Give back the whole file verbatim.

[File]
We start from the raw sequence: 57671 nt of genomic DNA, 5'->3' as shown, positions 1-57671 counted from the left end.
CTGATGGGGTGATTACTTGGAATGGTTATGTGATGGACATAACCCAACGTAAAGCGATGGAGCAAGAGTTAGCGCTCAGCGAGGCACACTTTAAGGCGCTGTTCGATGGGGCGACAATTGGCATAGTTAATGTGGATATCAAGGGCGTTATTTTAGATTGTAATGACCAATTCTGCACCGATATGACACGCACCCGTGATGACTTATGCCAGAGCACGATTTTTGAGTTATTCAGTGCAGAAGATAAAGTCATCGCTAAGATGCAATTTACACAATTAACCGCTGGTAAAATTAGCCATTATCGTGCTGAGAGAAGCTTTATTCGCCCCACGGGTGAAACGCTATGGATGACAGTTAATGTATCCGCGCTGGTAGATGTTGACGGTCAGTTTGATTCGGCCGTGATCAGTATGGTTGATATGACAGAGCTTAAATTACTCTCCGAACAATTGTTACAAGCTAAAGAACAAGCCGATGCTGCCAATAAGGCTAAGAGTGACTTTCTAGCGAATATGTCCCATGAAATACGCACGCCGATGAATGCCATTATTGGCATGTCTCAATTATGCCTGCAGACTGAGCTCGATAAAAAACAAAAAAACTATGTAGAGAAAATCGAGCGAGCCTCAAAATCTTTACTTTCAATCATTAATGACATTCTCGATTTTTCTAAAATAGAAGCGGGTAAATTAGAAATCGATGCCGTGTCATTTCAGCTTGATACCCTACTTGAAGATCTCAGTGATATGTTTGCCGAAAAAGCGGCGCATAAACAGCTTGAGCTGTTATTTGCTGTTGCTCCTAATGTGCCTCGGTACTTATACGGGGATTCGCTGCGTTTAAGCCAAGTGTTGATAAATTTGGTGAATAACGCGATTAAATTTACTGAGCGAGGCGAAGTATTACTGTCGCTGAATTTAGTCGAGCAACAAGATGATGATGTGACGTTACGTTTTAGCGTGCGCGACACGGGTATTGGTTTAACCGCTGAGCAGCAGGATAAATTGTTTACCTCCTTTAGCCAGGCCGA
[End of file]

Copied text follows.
We start from the raw sequence: 57671 nt of genomic DNA, 5'->3' as shown, positions 1-57671 counted from the left end.
CTGATGGGGTGATTACTTGGAATGGTTATGTGATGGACATAACCCAACGTAAAGCGATGGAGCAAGAGTTAGCGCTCAGCGAGGCACACTTTAAGGCGCTGTTCGATGGGGCGACAATTGGCATAGTTAATGTGGATATCAAGGGCGTTATTTTAGATTGTAATGACCAATTCTGCACCGATATGACACGCACCCGTGATGACTTATGCCAGAGCACGATTTTTGAGTTATTCAGTGCAGAAGATAAAGTCATCGCTAAGATGCAATTTACACAATTAACCGCTGGTAAAATTAGCCATTATCGTGCTGAGAGAAGCTTTATTCGCCCCACGGGTGAAACGCTATGGATGACAGTTAATGTATCCGCGCTGGTAGATGTTGACGGTCAGTTTGATTCGGCCGTGATCAGTATGGTTGATATGACAGAGCTTAAATTACTCTCCGAACAATTGTTACAAGCTAAAGAACAAGCCGATGCTGCCAATAAGGCTAAGAGTGACTTTCTAGCGAATATGTCCCATGAAATACGCACGCCGATGAATGCCATTATTGGCATGTCTCAATTATGCCTGCAGACTGAGCTCGATAAAAAACAAAAAAACTATGTAGAGAAAATCGAGCGAGCCTCAAAATCTTTACTTTCAATCATTAATGACATTCTCGATTTTTCTAAAATAGAAGCGGGTAAATTAGAAATCGATGCCGTGTCATTTCAGCTTGATACCCTACTTGAAGATCTCAGTGATATGTTTGCCGAAAAAGCGGCGCATAAACAGCTTGAGCTGTTATTTGCTGTTGCTCCTAATGTGCCTCGGTACTTATACGGGGATTCGCTGCGTTTAAGCCAAGTGTTGATAAATTTGGTGAATAACGCGATTAAATTTACTGAGCGAGGCGAAGTATTACTGTCGCTGAATTTAGTCGAGCAACAAGATGATGATGTGACGTTACGTTTTAGCGTGCGCGACACGGGTATTGGTTTAACCGCTGAGCAGCAGGATAAATTGTTTACCTCCTTTAGCCAGGCCGA